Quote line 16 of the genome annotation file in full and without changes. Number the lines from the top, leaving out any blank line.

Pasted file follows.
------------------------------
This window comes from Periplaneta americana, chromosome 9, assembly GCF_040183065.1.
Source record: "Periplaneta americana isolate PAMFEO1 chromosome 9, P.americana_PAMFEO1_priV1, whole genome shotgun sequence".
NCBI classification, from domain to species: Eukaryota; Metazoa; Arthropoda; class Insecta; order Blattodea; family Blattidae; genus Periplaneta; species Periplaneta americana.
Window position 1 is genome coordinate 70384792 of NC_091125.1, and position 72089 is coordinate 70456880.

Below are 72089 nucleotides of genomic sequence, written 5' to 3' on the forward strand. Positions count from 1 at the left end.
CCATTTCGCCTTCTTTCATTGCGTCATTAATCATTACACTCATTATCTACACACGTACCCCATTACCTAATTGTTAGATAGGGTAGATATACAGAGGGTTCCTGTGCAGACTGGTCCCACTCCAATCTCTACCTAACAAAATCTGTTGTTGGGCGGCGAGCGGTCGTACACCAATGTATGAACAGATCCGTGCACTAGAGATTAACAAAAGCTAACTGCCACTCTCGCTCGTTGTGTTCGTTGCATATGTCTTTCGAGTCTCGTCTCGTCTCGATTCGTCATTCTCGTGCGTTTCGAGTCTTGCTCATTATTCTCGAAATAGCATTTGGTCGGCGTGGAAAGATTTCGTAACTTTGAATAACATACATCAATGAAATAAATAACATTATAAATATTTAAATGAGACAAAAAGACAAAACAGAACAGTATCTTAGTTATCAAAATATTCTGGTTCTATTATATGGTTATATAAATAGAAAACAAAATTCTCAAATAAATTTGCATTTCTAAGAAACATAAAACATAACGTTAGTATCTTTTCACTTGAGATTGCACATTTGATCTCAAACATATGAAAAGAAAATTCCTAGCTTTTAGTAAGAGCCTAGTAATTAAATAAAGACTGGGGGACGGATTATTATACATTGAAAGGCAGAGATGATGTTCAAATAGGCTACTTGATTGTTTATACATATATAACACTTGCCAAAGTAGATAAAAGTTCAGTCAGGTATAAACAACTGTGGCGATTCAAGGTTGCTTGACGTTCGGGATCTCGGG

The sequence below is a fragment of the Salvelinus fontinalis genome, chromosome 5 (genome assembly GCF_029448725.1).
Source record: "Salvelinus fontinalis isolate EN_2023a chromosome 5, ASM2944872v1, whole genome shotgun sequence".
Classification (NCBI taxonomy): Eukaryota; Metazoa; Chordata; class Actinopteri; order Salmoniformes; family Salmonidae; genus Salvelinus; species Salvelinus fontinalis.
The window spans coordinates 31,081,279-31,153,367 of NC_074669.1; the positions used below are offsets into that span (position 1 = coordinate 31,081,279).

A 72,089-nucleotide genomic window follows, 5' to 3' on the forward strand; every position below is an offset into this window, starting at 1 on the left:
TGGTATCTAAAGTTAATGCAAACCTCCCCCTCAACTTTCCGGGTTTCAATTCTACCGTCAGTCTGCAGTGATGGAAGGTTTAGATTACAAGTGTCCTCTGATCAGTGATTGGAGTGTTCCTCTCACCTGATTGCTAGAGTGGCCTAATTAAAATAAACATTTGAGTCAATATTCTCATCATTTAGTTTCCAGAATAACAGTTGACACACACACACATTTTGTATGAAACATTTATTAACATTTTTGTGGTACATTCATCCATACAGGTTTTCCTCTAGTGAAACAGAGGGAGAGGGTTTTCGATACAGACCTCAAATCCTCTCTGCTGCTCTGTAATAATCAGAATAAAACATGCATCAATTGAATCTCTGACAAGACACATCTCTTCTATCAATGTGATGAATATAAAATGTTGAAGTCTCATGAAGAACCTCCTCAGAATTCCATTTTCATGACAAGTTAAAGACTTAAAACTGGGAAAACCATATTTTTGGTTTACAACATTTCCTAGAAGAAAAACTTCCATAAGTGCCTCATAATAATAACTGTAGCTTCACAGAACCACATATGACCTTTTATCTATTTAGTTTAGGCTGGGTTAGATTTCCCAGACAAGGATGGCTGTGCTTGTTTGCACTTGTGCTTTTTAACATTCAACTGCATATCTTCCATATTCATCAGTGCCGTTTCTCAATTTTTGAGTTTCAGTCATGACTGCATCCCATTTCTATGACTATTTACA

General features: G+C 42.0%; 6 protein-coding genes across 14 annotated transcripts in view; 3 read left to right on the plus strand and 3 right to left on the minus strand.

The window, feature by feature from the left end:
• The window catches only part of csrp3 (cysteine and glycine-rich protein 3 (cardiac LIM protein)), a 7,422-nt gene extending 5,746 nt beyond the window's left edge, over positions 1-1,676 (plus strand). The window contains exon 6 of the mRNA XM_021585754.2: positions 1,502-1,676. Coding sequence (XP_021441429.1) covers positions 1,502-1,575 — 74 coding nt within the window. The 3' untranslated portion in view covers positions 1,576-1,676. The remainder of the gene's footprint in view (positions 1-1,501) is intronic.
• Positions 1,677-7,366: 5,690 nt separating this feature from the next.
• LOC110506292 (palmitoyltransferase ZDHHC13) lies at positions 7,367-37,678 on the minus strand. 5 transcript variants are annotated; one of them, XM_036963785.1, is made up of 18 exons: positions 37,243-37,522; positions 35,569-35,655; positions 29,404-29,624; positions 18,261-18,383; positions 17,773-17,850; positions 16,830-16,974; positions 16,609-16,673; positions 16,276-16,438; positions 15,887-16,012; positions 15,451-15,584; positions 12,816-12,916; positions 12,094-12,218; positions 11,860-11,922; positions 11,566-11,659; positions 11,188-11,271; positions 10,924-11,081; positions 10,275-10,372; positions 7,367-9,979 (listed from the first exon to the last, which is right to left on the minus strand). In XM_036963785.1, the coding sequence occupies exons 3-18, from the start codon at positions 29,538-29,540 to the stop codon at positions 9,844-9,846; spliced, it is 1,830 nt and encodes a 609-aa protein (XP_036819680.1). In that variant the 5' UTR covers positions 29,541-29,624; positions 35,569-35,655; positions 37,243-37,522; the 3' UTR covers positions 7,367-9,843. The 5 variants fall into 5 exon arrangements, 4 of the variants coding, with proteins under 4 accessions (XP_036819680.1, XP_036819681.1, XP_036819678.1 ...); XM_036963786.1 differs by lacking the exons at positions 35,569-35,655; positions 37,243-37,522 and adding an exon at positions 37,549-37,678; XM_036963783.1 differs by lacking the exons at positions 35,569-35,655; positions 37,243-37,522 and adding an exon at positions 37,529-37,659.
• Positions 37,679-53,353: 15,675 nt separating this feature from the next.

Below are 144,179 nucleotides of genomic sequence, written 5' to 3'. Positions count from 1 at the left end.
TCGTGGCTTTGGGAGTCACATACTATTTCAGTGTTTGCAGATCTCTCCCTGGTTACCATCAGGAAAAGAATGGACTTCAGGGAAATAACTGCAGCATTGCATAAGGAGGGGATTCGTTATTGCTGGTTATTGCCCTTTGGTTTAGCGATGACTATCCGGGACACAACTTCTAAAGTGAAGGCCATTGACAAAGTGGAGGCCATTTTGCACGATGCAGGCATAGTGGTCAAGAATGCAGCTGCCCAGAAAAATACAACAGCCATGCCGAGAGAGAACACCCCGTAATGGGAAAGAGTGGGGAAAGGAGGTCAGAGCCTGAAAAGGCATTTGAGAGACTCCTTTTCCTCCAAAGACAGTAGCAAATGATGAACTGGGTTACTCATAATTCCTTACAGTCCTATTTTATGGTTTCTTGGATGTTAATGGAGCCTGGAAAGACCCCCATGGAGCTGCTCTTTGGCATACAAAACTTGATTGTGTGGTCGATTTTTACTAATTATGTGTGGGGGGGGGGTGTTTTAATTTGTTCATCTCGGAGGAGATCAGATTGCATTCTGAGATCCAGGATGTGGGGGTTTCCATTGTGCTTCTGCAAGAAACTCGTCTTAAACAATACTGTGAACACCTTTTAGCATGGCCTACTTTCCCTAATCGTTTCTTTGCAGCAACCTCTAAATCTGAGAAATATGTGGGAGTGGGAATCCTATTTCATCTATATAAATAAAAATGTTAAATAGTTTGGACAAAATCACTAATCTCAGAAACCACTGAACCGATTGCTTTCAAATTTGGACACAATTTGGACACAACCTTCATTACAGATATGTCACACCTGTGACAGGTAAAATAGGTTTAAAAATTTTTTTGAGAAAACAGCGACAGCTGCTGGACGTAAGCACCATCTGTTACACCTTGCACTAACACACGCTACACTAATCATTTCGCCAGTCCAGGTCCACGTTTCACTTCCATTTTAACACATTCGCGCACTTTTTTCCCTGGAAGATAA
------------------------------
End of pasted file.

• Positions 1,677-7,366: 5,690 nt separating this feature from the next.